Scholarship on Death Row | Sunday Observer

Scholarship on Death Row

Lakmini Indika Bamunusinghe
Lakmini Indika Bamunusinghe

The four ceiling fans, at full speed, didn’t cool down the hot room but,from time to time,a welcome breeze would blow in through the wide-open door, ruffling the leaves of a Bo-tree that stood just outside and swaying the orange and yellow coloured tissue paper decorations that were put up for this year’s Vesak in May. A man in a white shirt and white shorts was busy stamping on pink cards next to a typewriter, and another, dressed similarly, helped a man in uniform to look through a Sinhala newspaper. Another officer was filling up a log book.

This was when 34-year-old Bamunusinghe Arachchige Lakmini Indika Bamunusinghe, known to all as ‘Indika’, walked in. Clad in a white shirt tied in the front with two cords, a white sarong and black bata slippers, carrying two ‘CR’note books and a volume on the life of social revolutionary Vladimir Lenin, Indika looked determined.

The officers nodded at him acknowledging his presence. He smiled back. If it had been anyone else, his books would have been remarked on, in this environment of the Welikada Prison- especially for an inmate on Death Row.

But not with Indika and not that day. On that day, Indika seemed as ‘revolutionary’ as the political hero he was reading about. Just the day before, Thursday, July 11, 2019, Indika had made history by becoming the first prison inmate to get a Master’s Degree in Sri Lanka, and the fifth in the world. He was also Sri Lanka’s first prison inmate to get a bachelor’s degree several years ago.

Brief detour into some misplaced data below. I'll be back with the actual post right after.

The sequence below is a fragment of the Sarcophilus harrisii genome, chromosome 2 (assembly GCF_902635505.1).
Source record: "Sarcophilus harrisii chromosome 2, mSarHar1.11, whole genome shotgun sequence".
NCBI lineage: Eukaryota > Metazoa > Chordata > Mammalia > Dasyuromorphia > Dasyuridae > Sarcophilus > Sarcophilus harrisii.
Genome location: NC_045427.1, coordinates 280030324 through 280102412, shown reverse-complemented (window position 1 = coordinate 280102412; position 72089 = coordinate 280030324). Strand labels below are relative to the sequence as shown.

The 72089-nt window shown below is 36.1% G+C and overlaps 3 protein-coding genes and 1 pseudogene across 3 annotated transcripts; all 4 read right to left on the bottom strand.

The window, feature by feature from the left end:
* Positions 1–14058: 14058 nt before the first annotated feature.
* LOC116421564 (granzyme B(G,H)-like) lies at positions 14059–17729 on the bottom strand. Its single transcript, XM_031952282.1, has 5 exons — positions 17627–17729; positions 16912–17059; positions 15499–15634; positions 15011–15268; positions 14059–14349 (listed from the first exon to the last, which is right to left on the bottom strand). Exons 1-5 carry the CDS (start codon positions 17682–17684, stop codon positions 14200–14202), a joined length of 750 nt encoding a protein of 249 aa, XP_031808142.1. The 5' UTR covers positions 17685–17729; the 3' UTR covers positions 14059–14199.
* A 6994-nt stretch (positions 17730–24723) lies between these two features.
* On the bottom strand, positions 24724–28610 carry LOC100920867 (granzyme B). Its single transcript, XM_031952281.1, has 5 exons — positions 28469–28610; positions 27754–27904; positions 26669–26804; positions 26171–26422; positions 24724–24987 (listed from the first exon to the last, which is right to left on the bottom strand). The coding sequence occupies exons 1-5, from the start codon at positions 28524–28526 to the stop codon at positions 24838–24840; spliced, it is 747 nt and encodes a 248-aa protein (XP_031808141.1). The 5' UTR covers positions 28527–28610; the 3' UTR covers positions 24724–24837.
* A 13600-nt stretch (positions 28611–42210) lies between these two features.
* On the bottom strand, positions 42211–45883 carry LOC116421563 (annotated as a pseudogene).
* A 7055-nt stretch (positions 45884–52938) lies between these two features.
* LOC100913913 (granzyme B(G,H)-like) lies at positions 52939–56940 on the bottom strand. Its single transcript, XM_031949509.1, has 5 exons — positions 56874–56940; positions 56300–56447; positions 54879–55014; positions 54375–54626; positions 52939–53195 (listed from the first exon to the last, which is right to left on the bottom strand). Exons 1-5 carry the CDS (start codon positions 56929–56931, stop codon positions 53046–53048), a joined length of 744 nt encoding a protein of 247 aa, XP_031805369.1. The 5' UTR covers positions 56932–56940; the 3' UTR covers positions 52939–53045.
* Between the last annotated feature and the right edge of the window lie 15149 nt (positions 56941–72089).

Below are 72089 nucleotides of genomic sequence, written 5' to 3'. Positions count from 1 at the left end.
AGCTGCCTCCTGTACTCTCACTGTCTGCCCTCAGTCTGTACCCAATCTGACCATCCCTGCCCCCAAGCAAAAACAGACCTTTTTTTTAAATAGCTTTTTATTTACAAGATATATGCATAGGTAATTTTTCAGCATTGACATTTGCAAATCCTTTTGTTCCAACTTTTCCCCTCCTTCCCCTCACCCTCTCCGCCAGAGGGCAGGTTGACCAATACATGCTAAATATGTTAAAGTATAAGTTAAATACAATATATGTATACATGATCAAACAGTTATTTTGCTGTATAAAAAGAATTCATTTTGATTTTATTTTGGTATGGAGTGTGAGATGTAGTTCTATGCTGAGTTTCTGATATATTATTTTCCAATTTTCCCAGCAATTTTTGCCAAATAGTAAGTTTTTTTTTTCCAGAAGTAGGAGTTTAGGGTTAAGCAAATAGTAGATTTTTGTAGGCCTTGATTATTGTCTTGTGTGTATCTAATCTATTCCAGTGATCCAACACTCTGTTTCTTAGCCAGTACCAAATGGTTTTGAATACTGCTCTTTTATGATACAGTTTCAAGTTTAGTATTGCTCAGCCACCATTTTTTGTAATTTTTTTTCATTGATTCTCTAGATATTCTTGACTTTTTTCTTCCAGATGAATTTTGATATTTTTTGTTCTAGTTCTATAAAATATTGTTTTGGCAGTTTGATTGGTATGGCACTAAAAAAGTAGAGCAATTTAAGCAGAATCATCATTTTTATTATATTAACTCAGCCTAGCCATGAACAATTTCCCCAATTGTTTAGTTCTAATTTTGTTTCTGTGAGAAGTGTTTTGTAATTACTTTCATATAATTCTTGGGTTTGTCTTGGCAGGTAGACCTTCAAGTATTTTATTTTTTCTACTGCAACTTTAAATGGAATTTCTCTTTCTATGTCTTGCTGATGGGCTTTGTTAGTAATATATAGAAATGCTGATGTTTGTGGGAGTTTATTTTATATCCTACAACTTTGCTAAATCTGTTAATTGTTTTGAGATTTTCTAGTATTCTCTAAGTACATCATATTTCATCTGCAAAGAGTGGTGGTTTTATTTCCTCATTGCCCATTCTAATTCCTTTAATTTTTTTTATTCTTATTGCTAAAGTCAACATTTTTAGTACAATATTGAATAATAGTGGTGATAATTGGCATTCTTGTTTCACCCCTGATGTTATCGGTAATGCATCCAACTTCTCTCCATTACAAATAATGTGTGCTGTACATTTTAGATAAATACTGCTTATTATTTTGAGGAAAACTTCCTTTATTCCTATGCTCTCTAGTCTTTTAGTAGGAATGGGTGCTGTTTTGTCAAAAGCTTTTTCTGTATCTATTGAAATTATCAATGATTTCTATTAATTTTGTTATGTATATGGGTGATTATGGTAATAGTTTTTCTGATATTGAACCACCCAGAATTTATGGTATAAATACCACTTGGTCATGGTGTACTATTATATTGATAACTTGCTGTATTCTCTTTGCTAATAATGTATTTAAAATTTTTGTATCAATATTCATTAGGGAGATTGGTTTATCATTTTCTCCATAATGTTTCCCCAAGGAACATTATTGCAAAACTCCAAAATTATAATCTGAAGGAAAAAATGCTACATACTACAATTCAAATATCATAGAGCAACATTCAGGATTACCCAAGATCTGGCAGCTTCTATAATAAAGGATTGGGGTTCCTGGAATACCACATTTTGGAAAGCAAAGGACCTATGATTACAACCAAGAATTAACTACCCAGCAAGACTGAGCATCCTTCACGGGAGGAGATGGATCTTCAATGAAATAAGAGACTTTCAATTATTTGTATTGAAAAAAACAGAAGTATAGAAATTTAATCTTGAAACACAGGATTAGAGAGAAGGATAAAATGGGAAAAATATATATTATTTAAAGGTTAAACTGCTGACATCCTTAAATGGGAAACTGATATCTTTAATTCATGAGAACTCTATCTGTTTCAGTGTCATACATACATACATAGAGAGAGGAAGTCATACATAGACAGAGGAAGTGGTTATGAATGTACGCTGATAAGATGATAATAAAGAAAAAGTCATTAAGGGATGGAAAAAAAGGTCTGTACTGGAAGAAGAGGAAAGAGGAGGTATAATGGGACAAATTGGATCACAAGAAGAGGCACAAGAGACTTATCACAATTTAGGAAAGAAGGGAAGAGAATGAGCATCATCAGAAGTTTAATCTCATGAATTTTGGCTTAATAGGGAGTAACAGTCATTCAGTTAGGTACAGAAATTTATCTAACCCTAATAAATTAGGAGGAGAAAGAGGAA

“I don’t know what life has in store for me, but I wanted to leave a legacy,” Indika said earnestly during the interview. What motivated this man in the prime of life, but with death by hanging possibly awaiting him, to take up a long term study course like a Master’s?

He wanted to give hope and encouragement to his fellow prison inmates to work hard to reach their own goals despite being cut off from the rest of the world by thick off white walls.

He earned his Master’s at the University of Kelaniya in Social Science, Combined Social Sciences,Social Culture, Social Research, and Contemporary Social Science. Now sitting for the MPhil also at the same university he is focusing on ‘Sri Lanka’s gang crimes and new trends’ for his thesis.

Indika’s view is that there is no large scale ‘organised crime’ in Sri Lanka. But there are, he acknowledged, four types of crime that show some characteristics of what is called‘organised crime’. They are heroin peddling, illegal arms trade, human trafficking and white-collar crimes where the pawns pay the price for a bigger man’s deed.

What concerns Indika, a convict-now-turned-student of crime, is the rising number of gang crime in Sri Lanka. And, as he now prepares to begin further education in Death Row, he hopes to explore the effect of gang crime on the whole island. The Government has promised to fund the further studies of this defier of the death sentence. Even as he continues his wait in the shadow of death, Indika is ready to persevere and proceed further in his studies.